Joe Wertz

StateImpact Oklahoma

Joe has previously served as Managing Editor of Urban Tulsa Weekly, as the Arts & Entertainment Editor at Oklahoma Gazette and worked as a Staff Writer for The Oklahoman. Joe was a weekly correspondent for KGOU from 2007-2010. He grew up in Bartlesville, Okla., lives in Oklahoma City, and studied journalism at the University of Central Oklahoma.

Joe Wertz / StateImpact Oklahoma

The State Supreme Court on July 29 heard a lawsuit and constitutional challenge to House Bill 2562, a measure that would change the effective state tax rate levied on oil and gas production.

Both parties agreed that the measure was written to reduce taxes, but is HB 2562 a “revenue bill?” That definition is important because this court battle isn’t about policy, it’s about procedure.

Joe Wertz / StateImpact Oklahoma

Oklahoma is moving up the national ranks in wind-generated electricity. But as wind farms expand into northeastern Oklahoma, developers are facing a team of unlikely allies: Oil interests and environmentalists. But as StateImpact’s Joe Wertz reports, the wind farm fight in Osage County could affect the whole state.

The males are rowdy, the females are frisky. It’s bison breeding season in Oklahoma. This is the time when horns lock and fur flies.

Joe Wertz / State Impact Oklahoma

This year, Oklahoma has had more earthquakes than California. There is a growing body of scientific research that suggests oil and gas production is fueling this increase in seismic activity.

new paper published today in the journal Science, suggests a small number of wastewater wells used in drilling operations could be responsible for many of the quakes.

High-Volume Outliers

U.S. Geological Survey / http://earthquake.usgs.gov/earthquakes/

  Oklahoma has been rattled by a surge of earthquakes, which many scientists say is likely linked to oil and gas drilling. On Thursday night, residents packed a contentious town hall meeting to demand answers from public officials. Joe Wertz from StateImpact Oklahoma reports.

There was booing and shouts for regulators to impose a moratorium on the oil and gas disposal wells. Local resident Ester D. Blaine said she had to take all the pictures off her walls. She says citizens and scientists don’t stand a chance against Oklahoma’s oil and gas industry.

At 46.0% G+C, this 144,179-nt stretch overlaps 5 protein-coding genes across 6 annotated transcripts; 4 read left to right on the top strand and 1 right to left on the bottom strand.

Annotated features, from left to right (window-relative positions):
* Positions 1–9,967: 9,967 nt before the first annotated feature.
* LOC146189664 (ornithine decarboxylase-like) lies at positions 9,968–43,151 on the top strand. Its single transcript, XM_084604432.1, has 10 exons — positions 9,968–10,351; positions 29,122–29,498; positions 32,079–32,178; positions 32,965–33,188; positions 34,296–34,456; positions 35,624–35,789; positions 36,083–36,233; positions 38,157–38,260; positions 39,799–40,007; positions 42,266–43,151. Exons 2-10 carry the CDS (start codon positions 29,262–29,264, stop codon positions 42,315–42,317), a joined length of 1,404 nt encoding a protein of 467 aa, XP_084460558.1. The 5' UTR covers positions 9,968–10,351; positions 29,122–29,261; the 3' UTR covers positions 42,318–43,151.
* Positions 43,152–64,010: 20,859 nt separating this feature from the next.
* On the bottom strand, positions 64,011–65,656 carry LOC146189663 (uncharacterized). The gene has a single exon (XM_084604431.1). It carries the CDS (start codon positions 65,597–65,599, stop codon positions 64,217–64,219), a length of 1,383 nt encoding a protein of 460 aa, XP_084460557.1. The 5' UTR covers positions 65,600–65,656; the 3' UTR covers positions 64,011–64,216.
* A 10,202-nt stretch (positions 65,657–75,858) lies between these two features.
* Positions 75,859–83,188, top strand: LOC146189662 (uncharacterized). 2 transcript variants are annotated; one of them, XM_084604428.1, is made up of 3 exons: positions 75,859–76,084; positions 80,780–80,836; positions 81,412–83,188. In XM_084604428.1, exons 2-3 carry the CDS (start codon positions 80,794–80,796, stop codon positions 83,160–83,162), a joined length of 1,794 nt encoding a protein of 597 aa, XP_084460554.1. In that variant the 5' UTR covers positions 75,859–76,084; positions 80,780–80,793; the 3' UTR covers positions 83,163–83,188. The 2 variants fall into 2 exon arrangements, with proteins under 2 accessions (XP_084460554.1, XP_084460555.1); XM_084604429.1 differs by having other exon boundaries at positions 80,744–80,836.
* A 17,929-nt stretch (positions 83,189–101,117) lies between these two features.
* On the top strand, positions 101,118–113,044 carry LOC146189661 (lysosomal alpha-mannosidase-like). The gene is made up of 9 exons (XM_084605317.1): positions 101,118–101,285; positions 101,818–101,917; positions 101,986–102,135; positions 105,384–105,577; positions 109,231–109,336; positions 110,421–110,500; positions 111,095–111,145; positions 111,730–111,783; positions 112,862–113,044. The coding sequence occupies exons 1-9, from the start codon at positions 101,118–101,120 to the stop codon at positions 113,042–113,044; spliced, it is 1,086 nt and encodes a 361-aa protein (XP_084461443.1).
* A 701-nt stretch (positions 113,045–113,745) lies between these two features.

Joe Wertz / StateImpact Oklahoma

A controversial bill setting the effective tax rate on new oil and gas wells was one of the capstones of the 2014 legislative session.

Rainfall totals in southwest Oklahoma are more than 3 inches below normal. And that means that the wheat crop grown in brothers Fred and Wayne Schmedt's farm is several inches shorter than normal as well.

Laughter is key to surviving as a farmer here. Fred Schmedt looks out on his field, then down at his legs and laughs at how short the wheat stalks are.

"What would you call that, high-shoe-top high?" he says. "In a normal year — a really good year — it'd be thigh-high. So we're looking at plants that are 6 to 8 inches tall versus 24 to 30 inches tall."

I was on Oklahoma News Report last week to discuss the controversial tax incentive for oil and gas drilling, which Gov. Mary Fallin signed on May 28.

Joe Wertz / StateImpact Oklahoma

Gov. Mary Fallin on Wednesday signed a bill that makes permanent a generous tax incentive for new oil and gas drilling.

Joe Wertz / State Impact Oklahoma

Four years of extreme drought has withered the agricultural economies of southern Great Plains states like Oklahoma, where farmers are bracing for one of the worst wheat crops in state history.

And Oklahoma’s withered wheat harvest could have national consequences.

Wayne Schmedt adjusts his faded blue cap and crouches down in a wind-whipped field near Altus in southwest Oklahoma. His brother and business partner, Fred, grins and waits. The jokes start before the dusty rain gauge is pulled from the cracked dirt.

Joe Wertz / StateImpact Oklahoma

The eastern red cedar tree causes allergies, crowds out other species, guzzles water, and fuels Oklahoma’s most devastating wildfires, including one near Guthrie last week. And lengthy drought has intensified the problem. But as StateImpact’s Logan Layden reports, eliminating the tree is complicated by the passive attitude of many landowners, and a state forestry service with little authority.  

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